Today I wanted to start what I plan to be a small series of blog posts about LD_PRELOAD. LD_PRELOAD is related to Linux based systems and revolves around the loader system and how shared object libraries resolve linker symbols when loading a dynamically linked ELF binary and is loaded before any other shared object libraries. This is often referred to as a technique, but the namesake is in reference to the environment variable that is used by the loader system. There is also a global file that can be used to point to your shared object library globally, and it would affect all processes, not just the ones that can see the LD_PRELOAD environment variable. This causes some very interesting behavior and can be useful for a wide range of use cases. This blog post is designed to give a high-level overview of the use cases that will be covered in later blog posts.
This is one of the most common utilities of LD_PRELOAD. By having your shared object library loaded before the other libraries, it will search the libraries in the order they are loaded to find it. This happens when the ELF binary that is running calls a function that is to be imported from the shared object libraries such as libc. If there is a function in your shared object library that matches that name, your function will be invoked instead of the real one. This can be useful for several use cases.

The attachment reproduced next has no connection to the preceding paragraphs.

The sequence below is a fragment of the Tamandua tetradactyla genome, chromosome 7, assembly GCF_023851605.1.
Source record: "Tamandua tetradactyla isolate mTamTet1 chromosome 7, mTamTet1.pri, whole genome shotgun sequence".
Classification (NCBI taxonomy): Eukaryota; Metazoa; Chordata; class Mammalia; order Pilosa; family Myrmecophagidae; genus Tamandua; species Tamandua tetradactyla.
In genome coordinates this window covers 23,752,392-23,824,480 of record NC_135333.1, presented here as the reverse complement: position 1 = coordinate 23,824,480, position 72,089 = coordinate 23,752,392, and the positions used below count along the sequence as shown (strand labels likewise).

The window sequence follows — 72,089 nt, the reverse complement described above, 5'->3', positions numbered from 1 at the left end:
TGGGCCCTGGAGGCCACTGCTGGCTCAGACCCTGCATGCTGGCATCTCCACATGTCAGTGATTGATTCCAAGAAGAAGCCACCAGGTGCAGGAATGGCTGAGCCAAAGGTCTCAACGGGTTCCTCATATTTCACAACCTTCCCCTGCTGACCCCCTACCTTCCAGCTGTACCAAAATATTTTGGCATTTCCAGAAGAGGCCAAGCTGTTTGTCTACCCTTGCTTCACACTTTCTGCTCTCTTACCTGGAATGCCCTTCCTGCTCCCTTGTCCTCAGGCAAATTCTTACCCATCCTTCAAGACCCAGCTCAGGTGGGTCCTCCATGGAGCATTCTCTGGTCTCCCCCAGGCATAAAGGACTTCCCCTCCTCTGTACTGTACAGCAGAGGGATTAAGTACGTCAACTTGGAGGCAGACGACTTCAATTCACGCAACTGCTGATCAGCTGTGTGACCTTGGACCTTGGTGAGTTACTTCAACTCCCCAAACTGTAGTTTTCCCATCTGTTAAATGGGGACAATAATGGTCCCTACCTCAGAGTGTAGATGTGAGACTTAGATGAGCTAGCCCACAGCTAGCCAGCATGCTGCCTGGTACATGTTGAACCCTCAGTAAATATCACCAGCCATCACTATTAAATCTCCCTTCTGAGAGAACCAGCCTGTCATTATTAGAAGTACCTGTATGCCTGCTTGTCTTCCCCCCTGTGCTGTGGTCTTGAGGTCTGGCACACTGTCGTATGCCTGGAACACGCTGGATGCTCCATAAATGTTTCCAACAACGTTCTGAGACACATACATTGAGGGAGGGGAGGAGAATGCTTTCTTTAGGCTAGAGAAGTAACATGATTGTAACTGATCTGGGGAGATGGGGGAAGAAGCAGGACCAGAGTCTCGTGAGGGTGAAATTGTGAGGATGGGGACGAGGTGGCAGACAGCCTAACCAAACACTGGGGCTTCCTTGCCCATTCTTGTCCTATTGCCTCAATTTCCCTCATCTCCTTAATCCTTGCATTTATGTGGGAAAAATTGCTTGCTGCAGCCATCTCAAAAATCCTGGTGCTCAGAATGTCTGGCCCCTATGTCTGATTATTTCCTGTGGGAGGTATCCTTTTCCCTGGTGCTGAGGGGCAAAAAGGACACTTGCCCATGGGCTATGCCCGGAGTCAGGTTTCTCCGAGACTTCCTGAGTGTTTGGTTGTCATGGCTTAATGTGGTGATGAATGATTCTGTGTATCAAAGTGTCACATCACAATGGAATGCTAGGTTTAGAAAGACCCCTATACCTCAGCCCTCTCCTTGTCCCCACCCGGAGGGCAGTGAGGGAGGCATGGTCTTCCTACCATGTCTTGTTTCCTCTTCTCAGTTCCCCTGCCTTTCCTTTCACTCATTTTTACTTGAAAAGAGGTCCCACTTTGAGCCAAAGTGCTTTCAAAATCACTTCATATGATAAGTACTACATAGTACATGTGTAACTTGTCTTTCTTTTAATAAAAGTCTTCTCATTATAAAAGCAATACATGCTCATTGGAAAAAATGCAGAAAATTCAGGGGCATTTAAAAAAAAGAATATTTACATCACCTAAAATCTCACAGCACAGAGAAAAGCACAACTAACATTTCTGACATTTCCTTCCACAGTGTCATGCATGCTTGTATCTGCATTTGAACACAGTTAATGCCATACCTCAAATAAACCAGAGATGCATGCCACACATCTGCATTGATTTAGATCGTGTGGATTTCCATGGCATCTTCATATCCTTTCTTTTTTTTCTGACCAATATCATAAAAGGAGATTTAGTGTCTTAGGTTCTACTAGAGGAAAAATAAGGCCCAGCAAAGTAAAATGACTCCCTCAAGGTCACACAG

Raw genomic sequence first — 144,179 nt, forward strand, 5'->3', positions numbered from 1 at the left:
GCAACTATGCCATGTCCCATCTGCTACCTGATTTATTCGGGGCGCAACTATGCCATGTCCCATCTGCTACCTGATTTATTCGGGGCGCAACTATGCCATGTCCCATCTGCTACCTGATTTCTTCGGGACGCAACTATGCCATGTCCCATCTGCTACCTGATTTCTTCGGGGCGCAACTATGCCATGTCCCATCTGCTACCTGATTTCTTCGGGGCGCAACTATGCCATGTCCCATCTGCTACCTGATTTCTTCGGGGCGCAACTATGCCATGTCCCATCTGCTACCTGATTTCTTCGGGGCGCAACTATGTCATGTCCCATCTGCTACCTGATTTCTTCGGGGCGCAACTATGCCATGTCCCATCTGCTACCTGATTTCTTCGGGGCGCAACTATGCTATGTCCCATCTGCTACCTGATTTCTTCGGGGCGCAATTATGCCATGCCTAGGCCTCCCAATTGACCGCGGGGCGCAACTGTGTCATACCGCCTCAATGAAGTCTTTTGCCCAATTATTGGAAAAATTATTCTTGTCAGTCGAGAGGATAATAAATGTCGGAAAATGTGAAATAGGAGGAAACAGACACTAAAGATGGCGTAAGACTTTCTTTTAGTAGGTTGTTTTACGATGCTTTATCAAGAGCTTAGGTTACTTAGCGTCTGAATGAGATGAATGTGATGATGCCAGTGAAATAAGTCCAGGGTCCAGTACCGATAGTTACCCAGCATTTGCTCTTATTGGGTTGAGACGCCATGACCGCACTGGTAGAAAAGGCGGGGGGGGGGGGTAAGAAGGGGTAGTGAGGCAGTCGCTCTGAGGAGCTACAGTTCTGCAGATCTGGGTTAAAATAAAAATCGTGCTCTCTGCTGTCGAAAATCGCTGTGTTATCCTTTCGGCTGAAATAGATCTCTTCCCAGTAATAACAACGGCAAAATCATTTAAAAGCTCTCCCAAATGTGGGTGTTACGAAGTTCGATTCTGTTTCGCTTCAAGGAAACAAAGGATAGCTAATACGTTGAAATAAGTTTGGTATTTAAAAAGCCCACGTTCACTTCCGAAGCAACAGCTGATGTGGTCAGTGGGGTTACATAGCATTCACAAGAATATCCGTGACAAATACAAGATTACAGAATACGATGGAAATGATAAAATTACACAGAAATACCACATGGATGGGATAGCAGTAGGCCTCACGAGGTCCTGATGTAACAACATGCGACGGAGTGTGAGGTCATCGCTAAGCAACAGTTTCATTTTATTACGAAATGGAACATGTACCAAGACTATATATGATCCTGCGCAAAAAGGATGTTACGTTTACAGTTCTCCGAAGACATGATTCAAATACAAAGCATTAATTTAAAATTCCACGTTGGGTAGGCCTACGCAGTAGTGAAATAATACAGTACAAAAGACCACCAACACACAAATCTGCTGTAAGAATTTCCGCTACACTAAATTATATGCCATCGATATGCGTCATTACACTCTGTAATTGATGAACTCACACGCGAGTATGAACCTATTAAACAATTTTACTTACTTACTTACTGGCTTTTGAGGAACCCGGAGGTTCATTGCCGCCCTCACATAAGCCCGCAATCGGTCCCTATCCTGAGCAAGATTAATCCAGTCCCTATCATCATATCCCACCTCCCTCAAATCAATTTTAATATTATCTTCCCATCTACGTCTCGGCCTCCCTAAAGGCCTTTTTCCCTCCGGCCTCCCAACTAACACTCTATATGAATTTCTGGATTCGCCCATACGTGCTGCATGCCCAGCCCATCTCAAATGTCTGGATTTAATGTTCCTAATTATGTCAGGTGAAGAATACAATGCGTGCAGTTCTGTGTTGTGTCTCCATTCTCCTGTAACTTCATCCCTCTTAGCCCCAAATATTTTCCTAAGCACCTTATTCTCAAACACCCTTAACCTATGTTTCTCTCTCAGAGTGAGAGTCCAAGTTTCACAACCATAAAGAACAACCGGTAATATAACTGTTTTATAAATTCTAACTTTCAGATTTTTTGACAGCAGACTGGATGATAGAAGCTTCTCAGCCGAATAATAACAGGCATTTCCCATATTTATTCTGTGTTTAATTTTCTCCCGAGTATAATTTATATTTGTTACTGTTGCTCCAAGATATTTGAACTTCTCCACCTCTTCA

Debugging & Reverse Engineering
This is primarily one of the ways that you see LD_PRELOAD get used. This can be used to hijack function calls and do a wide range of things. You can have it print out the parameters that were passed to the function, or even log them to a file instead. It’s also possible to lookup the real function address they were calling and pass it onto the real function. This allows you to have a sort of debugging shim between the ELF and the real function in the application. You can also review the stack when this is called to determine the caller address so you know where the call came from if you want to just pass it along on all calls except one address it gets called from.
Controlling Application Behavior
Function hijacking can also be used to control a processes behavior. Since the ELF binary will likely react to return codes from those function calls, it is possible to fake return values to get your desired behavior while being in control of what the function call does. For example, imagine a rand() call that always returns 42, since the rand or random function call is used to obtain a unique and hard to guess integer, or strcmp() that always returns 0 as opposed to comparing the strings and informing if matched or not, or a flock() call that doesn’t actually lock the file, but tells you it did.
All of this functionality also lends itself quite well to malware. It’s possible to use this to create a user-land rootkit. On top of the environment variables, there is also a global file that can be used that will make the loader preload the shared object library into every process it starts. This would include services and daemons that run as root. Some of the malware out there does interesting stuff with this.